Classics professor Jake Morton cut his teeth working in the field, wandering his beloved Greece searching for physical evidence of an ancient past. “You can run all the analysis you want on a computer,” he said, “but nothing compares to seeing it with your own eyes.” It’s no surprise, then, that after coming to teach at Carleton, he decided to share the benefits of fieldwork with his students firsthand by bringing three of them with him to Greece.
After weeks of research poring over classical texts such as Livy’s Books from the Foundation of the City, three students–English major Isabel McFadden ‘20 (Seattle), classics major Patrick Mullins ‘20 (Claremore, Oklahoma), and history major Gabe Nass ‘20 (Pittsburgh)–set off with Morton to work in Greece. Their two-week mission: to map out the fort system of the ancient Macedonian Empire and to discern the Roman Empire’s efforts to bypass it during its invasion of Greece. After a drive from Athens into the countryside, they spent long, hot days hiking in the wilderness between the towns of Elassona and Litochoro, in the shadow of Mount Olympus, mapping out these ancient routes and networks. They found and inspected ancient fort sites and determined conclusively that they were Macedonian by studying their design. They also used textual sources to track down multiple Macedonian and Roman camp sites and marching routes, as well as extrapolating how Roman and Macedonian strategies were impacted by geography and these defensive systems.
But it wasn’t just ancient history Morton and his students encountered on their travels. They also found themselves interacting closely with the living, breathing world of modern rural Greece. As Morton put it, “Getting to spend a bunch of time immersed in another culture matters. You’re in an area where you really can’t rely on people speaking English. It was really a tribute to Carleton that [my students] really immersed themselves in the new culture, and the communities we interacted with could sense it.”
Each student had picked out a subfield of expertise in their research. Isabel focused on the idea of autopsy–not in the post-mortem sense of the word, but in the old Greek sense, namely “the benefits of going to a physical place and seeing it yourself,” she said. For Patrick, his focus was the Macedonian timber industry and how the paths it created through the mountain forests impacted the movement of armies. On the ground, they discovered that his work was still relevant today. “We found that all our own movements [through the mountains of rural Greece] were dependent on timber industry roads,” he said.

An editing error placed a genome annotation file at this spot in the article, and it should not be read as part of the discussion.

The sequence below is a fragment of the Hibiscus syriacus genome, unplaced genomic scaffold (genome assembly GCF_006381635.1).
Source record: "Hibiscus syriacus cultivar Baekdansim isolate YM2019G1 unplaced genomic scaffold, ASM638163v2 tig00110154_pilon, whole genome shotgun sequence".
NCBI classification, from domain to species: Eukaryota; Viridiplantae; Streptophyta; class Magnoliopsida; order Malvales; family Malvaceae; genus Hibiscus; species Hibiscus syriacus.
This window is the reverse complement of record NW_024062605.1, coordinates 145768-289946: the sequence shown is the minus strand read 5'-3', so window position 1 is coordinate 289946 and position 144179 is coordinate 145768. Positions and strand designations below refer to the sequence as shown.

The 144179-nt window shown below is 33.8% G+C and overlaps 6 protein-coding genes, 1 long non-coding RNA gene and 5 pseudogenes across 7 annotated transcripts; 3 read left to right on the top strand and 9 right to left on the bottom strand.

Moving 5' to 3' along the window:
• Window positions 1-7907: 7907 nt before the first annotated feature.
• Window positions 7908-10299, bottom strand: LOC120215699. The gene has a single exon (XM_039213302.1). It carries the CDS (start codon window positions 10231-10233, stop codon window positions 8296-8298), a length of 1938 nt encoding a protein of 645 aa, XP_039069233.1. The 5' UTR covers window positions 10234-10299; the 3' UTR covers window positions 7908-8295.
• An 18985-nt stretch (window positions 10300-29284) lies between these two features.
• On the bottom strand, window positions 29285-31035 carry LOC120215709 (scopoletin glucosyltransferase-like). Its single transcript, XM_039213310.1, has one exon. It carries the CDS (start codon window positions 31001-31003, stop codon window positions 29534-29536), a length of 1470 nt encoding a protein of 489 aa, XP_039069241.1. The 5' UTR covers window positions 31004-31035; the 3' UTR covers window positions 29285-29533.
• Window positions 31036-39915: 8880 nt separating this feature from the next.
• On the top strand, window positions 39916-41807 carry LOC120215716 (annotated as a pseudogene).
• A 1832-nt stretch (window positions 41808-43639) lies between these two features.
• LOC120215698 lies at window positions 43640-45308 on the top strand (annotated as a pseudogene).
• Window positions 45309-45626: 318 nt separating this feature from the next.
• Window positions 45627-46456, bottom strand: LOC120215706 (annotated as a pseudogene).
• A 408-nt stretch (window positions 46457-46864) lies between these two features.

As the group returned to Carleton, they brought a lot back with them: stronger research skills, a renewed enthusiasm for classical studies (one that they plan to spread throughout campus; as Patrick said, “you get the department a lot of interest, just because you have those kinds of opportunities”), and deep gratitude for the opportunity they were given. “It was an opportunity to experience what actual fieldwork is like,” Patrick said. “That’s not something I would have at a lot of places.” Isabel also noted the experience has prompted her to consider a future in classics.
Morton pointed out that fieldwork at many schools tends to be “pay-for-play.” At these institutions, opportunities like this one are outside lower-income students’ price ranges. A stipend from the dean’s office was critical. “It made it so everyone could go on the program, not just people who could afford to pay for everything themselves,” he said. “Making sure they have the plane tickets and hotel rooms covered … makes it so I can take these guys. The student research program we have here combined with the dean’s office money made it so this could happen and everyone could go. That says a lot about Carleton.”